Morbier is one of the most famous and popular cheeses in France.
In our article you can read about its history, production, taste, but most importantly how to enjoy it as much as possible with every bite!
What is Morbier cheese?
It is a semi-soft cow’s milk cheese named after the small village of Morbier in France and its tradition goes back two centuries.
The cheese is ivory in color and is a bit soft and quite springy. Its hallmark is the black, tasteless ash layer in the middle. Today, the dark layer is more for decoration and may not be an actual layer of ash unless it is made in the traditional way.
It takes 45 days to 3 months to fully ripen, during which time its rind turns yellow and becomes moist. The cheese also has numerous small holes scattered throughout the body.
If the cheese is made in the traditional way, a layer of ash separates the morning milk from the evening milk. The layer of ash that was sprinkled over the evening layer of processed milk was to prevent the cheese from becoming spicy and repel insects until the next day, when the morning processed milk was added on top.
Nutritional values of Morbier cheese (per 100 g)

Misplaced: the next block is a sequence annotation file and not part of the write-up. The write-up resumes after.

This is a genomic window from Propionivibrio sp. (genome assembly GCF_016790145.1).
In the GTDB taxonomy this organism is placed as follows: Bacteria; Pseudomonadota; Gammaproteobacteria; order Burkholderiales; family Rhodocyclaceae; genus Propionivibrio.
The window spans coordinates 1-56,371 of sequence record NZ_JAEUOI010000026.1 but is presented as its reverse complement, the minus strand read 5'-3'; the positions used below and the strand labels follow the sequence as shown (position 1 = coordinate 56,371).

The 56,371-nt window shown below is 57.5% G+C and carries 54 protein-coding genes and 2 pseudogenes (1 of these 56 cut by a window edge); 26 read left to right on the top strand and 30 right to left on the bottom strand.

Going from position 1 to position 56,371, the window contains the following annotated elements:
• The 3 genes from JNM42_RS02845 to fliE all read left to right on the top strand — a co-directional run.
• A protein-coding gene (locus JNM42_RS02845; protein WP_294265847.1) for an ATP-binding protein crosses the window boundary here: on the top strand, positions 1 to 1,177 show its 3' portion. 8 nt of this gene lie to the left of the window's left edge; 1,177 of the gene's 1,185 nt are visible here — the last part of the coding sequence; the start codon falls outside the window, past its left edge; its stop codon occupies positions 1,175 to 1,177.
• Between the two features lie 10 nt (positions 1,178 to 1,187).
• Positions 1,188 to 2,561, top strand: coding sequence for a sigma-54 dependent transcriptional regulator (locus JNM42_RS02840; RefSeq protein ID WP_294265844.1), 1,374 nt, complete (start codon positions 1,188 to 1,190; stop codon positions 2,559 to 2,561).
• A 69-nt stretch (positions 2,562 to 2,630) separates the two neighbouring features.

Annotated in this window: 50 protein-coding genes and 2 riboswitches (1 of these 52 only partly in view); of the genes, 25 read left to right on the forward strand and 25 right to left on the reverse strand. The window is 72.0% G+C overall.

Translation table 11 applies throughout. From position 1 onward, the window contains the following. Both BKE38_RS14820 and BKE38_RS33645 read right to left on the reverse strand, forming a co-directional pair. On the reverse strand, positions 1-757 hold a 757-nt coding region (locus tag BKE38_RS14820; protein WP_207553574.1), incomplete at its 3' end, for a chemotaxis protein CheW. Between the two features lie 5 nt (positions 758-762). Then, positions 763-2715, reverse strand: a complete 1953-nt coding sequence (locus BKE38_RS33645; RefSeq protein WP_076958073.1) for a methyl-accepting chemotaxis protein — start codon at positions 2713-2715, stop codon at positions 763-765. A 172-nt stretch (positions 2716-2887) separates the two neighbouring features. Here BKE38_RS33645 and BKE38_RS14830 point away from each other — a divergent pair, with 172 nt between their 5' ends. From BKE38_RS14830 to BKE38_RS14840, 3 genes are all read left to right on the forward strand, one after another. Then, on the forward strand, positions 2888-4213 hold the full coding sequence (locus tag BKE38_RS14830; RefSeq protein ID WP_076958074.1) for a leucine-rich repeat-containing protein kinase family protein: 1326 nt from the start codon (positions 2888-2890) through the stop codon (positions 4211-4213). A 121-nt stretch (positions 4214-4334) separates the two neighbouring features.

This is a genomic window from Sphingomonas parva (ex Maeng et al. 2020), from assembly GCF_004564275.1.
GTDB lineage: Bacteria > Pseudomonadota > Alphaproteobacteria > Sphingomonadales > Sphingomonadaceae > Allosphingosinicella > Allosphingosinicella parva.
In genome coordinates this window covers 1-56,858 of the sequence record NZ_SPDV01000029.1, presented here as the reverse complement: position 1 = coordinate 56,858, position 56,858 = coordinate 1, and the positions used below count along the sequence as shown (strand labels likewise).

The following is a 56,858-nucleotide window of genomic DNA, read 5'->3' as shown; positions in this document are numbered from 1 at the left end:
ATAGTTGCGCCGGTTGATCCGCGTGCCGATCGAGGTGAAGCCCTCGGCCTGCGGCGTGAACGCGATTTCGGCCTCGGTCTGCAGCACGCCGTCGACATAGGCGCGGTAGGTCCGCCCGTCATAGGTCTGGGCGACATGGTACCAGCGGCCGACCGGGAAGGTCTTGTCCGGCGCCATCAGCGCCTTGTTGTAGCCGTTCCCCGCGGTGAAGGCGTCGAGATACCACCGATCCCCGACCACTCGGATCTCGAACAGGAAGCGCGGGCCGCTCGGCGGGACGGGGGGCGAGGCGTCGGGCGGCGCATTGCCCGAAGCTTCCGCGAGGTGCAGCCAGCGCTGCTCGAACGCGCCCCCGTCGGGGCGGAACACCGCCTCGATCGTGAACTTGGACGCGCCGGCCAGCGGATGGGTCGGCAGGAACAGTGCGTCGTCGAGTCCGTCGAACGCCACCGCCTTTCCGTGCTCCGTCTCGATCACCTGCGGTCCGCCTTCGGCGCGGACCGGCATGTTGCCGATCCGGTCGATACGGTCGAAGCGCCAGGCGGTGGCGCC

|Calorie||Carbohydrates||Sugars||Fats||Saturated fatty acids||Proteins||Fiber||Salt|
|350 calories||0 g||0 g||29 g||20 g||22 g||1 g||2 g|
How does Morbier taste?
The cheese has a rich and creamy taste and its body is complete with small holes.
The aroma is somewhat unpleasant, although the taste is rich and creamy, reminiscent of fresh hay, nuts and fruit, with a slightly bitter aftertaste.
The ash layer has no flavor.
How to prepare Morbier?
|It’s great on sandwiches, with crackers, nuts, grapes, and you can also add it to party canapés, as you can read about in our comprehensive article|
|Serve it fresh or melted on bread, or take advantage of its properties and add it to one of these original cheese soups|
|It also works well as an additional ingredient for grilled dishes or in these savory puff pastry treats|
|Combine it with pear chutney|
Pairing with drinks
- Tramin Gewurz
- Pinot Noir
- Grüner Veltliner
What to replace Morbier cheese with?
Raclette or Italian Fontina cheese can be used as a substitute if needed.